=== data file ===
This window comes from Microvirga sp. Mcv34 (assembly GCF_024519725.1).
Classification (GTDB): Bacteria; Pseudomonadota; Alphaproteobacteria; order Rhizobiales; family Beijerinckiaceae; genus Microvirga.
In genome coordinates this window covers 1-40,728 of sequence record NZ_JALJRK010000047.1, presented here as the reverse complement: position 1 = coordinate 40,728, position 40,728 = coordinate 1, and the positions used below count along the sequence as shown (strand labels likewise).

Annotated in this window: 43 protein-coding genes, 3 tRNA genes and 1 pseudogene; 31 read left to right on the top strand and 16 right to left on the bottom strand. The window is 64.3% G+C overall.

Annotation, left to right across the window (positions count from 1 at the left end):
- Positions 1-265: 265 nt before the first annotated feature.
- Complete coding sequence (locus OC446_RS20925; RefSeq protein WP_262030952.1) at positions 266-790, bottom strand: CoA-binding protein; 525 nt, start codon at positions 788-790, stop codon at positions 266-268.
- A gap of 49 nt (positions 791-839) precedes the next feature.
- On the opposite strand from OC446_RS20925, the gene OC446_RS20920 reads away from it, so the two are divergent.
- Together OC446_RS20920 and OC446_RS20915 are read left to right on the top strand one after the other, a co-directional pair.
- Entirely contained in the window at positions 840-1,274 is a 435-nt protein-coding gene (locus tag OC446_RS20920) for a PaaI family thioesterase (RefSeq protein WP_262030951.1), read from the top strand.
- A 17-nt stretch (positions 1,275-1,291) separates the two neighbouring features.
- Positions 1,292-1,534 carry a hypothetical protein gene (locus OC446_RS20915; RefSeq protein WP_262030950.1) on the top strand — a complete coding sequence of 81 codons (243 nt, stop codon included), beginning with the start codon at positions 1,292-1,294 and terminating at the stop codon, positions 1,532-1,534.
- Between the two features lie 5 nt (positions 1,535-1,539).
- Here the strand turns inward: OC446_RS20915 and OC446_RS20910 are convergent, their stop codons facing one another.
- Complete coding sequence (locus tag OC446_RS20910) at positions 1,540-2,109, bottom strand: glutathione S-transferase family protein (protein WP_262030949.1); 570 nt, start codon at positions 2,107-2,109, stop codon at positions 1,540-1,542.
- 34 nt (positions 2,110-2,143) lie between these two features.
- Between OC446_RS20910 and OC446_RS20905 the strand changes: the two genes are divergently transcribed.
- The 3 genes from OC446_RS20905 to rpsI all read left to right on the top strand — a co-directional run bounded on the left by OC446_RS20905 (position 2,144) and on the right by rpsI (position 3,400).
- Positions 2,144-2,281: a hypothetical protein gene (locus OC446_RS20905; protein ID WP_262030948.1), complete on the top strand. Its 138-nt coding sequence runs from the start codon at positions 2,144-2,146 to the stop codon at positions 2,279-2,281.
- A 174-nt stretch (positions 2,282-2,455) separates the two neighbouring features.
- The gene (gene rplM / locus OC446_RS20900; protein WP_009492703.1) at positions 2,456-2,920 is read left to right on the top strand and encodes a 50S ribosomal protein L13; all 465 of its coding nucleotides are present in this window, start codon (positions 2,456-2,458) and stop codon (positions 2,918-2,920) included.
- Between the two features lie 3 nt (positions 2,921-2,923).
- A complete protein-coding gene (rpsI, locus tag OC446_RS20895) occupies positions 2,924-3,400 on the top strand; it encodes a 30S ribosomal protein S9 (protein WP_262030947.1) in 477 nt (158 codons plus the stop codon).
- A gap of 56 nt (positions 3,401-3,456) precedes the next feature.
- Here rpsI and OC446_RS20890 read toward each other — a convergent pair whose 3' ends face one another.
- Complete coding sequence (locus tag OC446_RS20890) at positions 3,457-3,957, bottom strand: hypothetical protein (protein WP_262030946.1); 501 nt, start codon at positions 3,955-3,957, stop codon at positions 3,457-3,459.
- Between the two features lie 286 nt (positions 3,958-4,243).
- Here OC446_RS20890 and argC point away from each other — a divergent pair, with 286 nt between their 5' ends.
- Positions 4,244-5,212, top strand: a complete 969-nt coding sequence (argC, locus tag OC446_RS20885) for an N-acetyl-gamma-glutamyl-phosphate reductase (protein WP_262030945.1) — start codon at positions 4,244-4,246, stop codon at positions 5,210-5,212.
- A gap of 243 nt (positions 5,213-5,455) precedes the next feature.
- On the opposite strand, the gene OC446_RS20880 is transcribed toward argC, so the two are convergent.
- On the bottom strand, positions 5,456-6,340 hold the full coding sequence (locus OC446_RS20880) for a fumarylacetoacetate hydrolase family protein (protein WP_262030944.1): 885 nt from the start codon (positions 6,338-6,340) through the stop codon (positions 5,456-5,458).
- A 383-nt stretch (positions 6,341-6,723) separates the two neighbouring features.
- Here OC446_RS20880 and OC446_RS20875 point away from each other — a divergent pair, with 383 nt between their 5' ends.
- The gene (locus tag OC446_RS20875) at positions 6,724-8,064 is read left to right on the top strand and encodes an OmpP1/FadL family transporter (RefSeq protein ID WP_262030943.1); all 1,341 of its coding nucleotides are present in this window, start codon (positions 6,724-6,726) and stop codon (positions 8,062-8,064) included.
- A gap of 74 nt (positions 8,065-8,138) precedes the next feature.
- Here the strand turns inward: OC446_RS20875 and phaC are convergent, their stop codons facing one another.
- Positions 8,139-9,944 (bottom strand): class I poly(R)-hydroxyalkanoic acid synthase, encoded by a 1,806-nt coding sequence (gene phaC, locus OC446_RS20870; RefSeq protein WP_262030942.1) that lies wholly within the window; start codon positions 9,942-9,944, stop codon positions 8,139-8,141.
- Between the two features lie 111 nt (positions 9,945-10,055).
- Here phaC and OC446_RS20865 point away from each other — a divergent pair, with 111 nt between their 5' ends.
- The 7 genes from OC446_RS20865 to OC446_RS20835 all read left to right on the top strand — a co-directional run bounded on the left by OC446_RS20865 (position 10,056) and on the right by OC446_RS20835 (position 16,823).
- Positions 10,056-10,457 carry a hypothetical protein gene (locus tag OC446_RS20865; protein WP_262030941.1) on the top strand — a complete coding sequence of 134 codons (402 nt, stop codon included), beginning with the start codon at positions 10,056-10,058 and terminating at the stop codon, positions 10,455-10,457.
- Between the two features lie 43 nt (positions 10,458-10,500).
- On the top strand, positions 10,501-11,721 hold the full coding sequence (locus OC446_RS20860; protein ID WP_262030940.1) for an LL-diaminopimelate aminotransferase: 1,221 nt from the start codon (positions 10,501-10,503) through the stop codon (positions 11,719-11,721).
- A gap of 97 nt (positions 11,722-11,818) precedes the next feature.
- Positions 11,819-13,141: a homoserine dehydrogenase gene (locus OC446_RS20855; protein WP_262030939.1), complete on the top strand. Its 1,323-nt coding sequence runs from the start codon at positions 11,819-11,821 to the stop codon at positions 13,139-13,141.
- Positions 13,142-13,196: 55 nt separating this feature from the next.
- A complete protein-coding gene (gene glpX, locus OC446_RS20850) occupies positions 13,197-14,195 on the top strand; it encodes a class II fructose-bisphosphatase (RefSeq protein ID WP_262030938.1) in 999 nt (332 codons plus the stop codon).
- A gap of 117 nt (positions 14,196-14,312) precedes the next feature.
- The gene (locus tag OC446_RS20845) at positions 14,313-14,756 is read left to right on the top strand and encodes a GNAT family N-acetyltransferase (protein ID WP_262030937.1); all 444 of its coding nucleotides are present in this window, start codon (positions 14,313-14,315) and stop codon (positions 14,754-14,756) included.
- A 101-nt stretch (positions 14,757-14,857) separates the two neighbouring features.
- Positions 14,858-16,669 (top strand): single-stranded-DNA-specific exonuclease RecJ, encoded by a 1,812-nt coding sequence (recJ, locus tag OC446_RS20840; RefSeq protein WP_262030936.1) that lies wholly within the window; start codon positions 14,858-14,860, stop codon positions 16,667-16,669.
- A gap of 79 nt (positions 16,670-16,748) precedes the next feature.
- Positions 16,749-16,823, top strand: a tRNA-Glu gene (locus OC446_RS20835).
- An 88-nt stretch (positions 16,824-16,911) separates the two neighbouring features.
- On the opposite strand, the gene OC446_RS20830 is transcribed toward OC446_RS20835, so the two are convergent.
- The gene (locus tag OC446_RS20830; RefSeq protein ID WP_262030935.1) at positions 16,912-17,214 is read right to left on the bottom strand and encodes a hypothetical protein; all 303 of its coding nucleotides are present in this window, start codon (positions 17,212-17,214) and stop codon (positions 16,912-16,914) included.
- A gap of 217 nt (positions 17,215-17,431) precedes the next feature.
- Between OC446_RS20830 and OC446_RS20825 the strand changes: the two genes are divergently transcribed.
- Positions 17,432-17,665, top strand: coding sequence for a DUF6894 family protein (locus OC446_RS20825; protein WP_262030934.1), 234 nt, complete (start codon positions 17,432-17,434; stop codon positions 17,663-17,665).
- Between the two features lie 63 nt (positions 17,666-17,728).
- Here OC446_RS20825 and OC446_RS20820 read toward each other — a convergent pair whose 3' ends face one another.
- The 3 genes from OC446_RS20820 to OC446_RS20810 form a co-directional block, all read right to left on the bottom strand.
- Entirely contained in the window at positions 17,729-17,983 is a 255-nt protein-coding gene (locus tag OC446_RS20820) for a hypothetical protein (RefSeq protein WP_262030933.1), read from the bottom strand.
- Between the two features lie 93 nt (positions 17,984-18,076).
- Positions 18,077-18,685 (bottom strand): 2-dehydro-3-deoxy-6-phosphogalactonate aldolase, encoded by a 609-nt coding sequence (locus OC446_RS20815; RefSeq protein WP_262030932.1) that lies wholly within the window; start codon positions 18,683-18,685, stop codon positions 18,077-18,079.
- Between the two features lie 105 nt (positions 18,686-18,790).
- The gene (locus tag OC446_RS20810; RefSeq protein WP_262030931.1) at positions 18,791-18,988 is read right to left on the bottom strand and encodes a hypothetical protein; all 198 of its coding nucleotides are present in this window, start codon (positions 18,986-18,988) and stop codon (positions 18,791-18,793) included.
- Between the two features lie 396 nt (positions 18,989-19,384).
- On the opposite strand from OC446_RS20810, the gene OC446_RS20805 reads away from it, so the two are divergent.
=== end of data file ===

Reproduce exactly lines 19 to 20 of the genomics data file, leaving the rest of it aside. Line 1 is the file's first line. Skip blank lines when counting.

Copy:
- The 3 genes from OC446_RS20905 to rpsI all read left to right on the top strand — a co-directional run bounded on the left by OC446_RS20905 (position 2,144) and on the right by rpsI (position 3,400).
- Positions 2,144-2,281: a hypothetical protein gene (locus OC446_RS20905; protein ID WP_262030948.1), complete on the top strand. Its 138-nt coding sequence runs from the start codon at positions 2,144-2,146 to the stop codon at positions 2,279-2,281.